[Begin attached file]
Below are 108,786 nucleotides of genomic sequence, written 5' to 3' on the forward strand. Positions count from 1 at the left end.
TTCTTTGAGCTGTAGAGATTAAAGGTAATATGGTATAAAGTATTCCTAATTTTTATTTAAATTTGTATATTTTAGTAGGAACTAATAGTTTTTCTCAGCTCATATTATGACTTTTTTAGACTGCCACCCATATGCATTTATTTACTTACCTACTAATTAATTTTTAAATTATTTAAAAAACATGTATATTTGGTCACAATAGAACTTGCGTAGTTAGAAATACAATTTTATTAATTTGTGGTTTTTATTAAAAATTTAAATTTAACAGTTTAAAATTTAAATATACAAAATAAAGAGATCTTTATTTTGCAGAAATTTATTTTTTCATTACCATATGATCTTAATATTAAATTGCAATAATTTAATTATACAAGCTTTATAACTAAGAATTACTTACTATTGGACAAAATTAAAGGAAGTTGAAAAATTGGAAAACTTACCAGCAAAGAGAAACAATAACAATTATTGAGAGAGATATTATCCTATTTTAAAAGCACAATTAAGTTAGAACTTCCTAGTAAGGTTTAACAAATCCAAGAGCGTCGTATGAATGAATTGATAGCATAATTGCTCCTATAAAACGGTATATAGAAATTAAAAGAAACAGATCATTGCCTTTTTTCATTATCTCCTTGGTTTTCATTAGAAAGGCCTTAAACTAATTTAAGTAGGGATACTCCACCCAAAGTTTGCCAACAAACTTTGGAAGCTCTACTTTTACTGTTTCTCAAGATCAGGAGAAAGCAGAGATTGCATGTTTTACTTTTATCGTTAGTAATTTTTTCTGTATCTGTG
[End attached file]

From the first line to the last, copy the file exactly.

Below are 108,786 nucleotides of genomic sequence, written 5' to 3' on the forward strand. Positions count from 1 at the left end.
TTCTTTGAGCTGTAGAGATTAAAGGTAATATGGTATAAAGTATTCCTAATTTTTATTTAAATTTGTATATTTTAGTAGGAACTAATAGTTTTTCTCAGCTCATATTATGACTTTTTTAGACTGCCACCCATATGCATTTATTTACTTACCTACTAATTAATTTTTAAATTATTTAAAAAACATGTATATTTGGTCACAATAGAACTTGCGTAGTTAGAAATACAATTTTATTAATTTGTGGTTTTTATTAAAAATTTAAATTTAACAGTTTAAAATTTAAATATACAAAATAAAGAGATCTTTATTTTGCAGAAATTTATTTTTTCATTACCATATGATCTTAATATTAAATTGCAATAATTTAATTATACAAGCTTTATAACTAAGAATTACTTACTATTGGACAAAATTAAAGGAAGTTGAAAAATTGGAAAACTTACCAGCAAAGAGAAACAATAACAATTATTGAGAGAGATATTATCCTATTTTAAAAGCACAATTAAGTTAGAACTTCCTAGTAAGGTTTAACAAATCCAAGAGCGTCGTATGAATGAATTGATAGCATAATTGCTCCTATAAAACGGTATATAGAAATTAAAAGAAACAGATCATTGCCTTTTTTCATTATCTCCTTGGTTTTCATTAGAAAGGCCTTAAACTAATTTAAGTAGGGATACTCCACCCAAAGTTTGCCAACAAACTTTGGAAGCTCTACTTTTACTGTTTCTCAAGATCAGGAGAAAGCAGAGATTGCATGTTTTACTTTTATCGTTAGTAATTTTTTCTGTATCTGTG